Yours truly has been needing respite and time to rejuvenate. I am thankful that Nature has been the most generous provider. About a week ago, on a weekday, I was at Changi Beach to enjoy the morning breeze and to listen to the rejuvenating sounds of the waves.
That day, my heart somehow prompted me to take a ferry. My love for taking ferry rides has been greatly encouraged ever since my visit to Sydney in November 2010. Coincidentally, nearby the Changi Beach is the Changi Ferry Terminal. I readily chose to take a ferry to Pulau Ubin, an island to the north-east of Singapore. It cost SGD$2.50 per person to take a ferry (one-way) to Pulau Ubin. At that instant, my visit to Changi Beach ended up to become a visit to Pulau Ubin.
I learnt that Pulau Ubin means to "Granite Island" in Malay. This island is fairly small (10.19 km²) and is said to be "one of the last rural areas to be found in Singapore".
My initial plan was to simply enjoy some sunshine at Pulau Ubin before heading back to the main island of Singapore. I strolled about the part of Pulau Ubin which was nearby the Pulau Ubin ferry terminal. Perhaps I looked like a lost tourist, a kind gentleman from the National Environment Agency (NEA) approached me and started a simple conversation with me. He strongly encouraged me to consider visiting Chek Jawa. Chek Jawa, is located off the eastern coast of Pulau Ubin. This part of the island is rich in its biodiversity and contains rare plant and animal species which are not available in other parts of Singapore.
The kind gentleman from NEA led me to a nearby map and pointed to me how I could travel to Chek Jawa. I had choices. I could travel to Chek Jawa on foot, by bicycle or take a Pulau Ubin 'taxi-service'. My first choice was to travel by foot. Then again, for the sake of safety and convenience, I eventually decided to hire a taxi (which was more like a passenger van) to get me to Chek Jawa. On the way there, I saw a large monitor lizard on the taxi. Thank goodness I was not travelling on foot, else I might have gotten myself a minor fright.
It was a refreshing and peaceful visit to Chek Jawa. I was welcomed by a beautiful Tudor-style house which serves as the Chek Jawa visitor centre. This house was build in the 1930s by the then Chief Surveyor, Langdon Williams, as a holiday retreat. This property has its own private jetty and was accessible by boat via that jetty. I particularly like the magnificent view from the Chek Jawa jetty. The house has a lovely fireplace which actually works!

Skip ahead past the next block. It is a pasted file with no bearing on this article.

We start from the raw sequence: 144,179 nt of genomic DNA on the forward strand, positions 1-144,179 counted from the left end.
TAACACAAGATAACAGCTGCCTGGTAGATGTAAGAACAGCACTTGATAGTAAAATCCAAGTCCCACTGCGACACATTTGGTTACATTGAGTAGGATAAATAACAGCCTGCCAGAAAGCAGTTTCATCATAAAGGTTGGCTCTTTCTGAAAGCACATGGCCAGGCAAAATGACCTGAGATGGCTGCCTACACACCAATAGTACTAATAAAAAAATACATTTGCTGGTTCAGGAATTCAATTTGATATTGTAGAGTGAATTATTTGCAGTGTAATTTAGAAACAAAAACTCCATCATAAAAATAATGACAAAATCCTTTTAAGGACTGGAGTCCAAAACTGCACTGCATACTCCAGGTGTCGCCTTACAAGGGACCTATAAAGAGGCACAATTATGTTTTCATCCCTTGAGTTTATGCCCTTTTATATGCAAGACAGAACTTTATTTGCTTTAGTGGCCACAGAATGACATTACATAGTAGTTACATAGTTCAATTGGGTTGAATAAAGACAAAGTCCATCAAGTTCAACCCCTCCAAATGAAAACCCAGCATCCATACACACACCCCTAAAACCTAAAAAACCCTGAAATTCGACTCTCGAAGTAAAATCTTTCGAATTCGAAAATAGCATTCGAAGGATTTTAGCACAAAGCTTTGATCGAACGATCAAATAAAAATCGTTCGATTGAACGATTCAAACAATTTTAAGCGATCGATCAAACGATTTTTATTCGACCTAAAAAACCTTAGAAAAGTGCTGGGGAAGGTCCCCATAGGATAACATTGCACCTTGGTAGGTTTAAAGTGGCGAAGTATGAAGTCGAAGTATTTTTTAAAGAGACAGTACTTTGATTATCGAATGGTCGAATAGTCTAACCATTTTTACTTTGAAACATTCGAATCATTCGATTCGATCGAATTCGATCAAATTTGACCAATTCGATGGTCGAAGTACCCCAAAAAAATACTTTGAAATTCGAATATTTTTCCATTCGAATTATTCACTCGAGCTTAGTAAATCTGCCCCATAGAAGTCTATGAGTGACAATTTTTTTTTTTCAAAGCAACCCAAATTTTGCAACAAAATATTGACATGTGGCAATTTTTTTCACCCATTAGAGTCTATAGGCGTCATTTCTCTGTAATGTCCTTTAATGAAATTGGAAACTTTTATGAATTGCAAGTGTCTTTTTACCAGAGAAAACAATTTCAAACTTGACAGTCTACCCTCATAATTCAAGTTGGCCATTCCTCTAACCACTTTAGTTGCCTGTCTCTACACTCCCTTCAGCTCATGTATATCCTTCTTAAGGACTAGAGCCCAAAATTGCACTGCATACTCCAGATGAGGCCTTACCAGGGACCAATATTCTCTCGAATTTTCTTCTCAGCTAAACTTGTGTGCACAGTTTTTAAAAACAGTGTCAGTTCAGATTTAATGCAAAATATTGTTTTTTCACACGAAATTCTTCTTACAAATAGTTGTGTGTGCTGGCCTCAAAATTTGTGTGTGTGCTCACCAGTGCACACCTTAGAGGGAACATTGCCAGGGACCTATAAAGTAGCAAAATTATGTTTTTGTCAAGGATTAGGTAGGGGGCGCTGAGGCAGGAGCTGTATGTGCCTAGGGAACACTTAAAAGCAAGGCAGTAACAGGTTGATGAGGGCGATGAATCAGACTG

The mangrove boardwalk was also pretty interesting. I was particularly intrigued by the tiny Fiddler Crabs that moved about the mangrove swamps hunting for food. Each of the male Fiddler Crabs have a large pincer which is intended to attract female crabs and to intimidate other male crabs. However, its large pincer does not seem to serve any purpose when it comes to food-hunting. So I reckon that female Fiddler Crabs tend to have an edge over the male crabs when hunting for food since they do not have the burden of the large pincer?
The mangrove boardwalk also brought me to be close to the Nipah Palm. This is a variety of palm that grows well in mangroves. The immature fruits of the Nipah Palm are called attap chee. White, translucent and hard, the attap chee, are common ingredient in many local desserts.
Along the way, I climbed up the viewing tower to enjoy an awesome view of Chek Jawa and the nearby landscapes. If I were a bird-watcher with binoculars, perhaps I would be able to spot and identify a flying eagle that was said to fly regularly past the vicinity of the viewing tower.
The coastal boardwalk at Chek Jawa is also worth a visit especially during low tides. I had the good luck to meet a elderly gentleman who shared with me some stories of Chek Jawa during my visit.
I was thankful that I was lucky that by mid afternoon, it happened to be low-tide at Chek Jawa that day. That was why I could enjoy some interesting sights of the rich biodiversity at Chek Jawa.
Chek Jawa's facilities opens from 8.30 a.m. to 6.00 p.m. daily. Admission is free. Please respect Nature by observing the following: Do not remove any wildlife from the shore, do not poach, respect the facilities and the wildlife.
I hired a taxi back to the Pulau Ubin Ferry Terminal. On the way there, the driver was very kind and thoughtful to stop by one of the disused granite quarry for me a take a photograph of the beautiful view of a man-made lake formed at the quarry. Here is to share it with you. May it bring you some simple delight.
Finally, it was time to say good-bye to Pulau Ubin. It was an unplanned trip, yet it was a rejuvenating one. I felt thankful for the moment of respite.
Links with information on Chek Jawa and Pulau Ubin:
Pulau Ubin (National Parks)
It was a very lovely day. I felt soothed, too, just from viewing your pictures. :)
It's great to hear that you felt soothed from the pictures. :)
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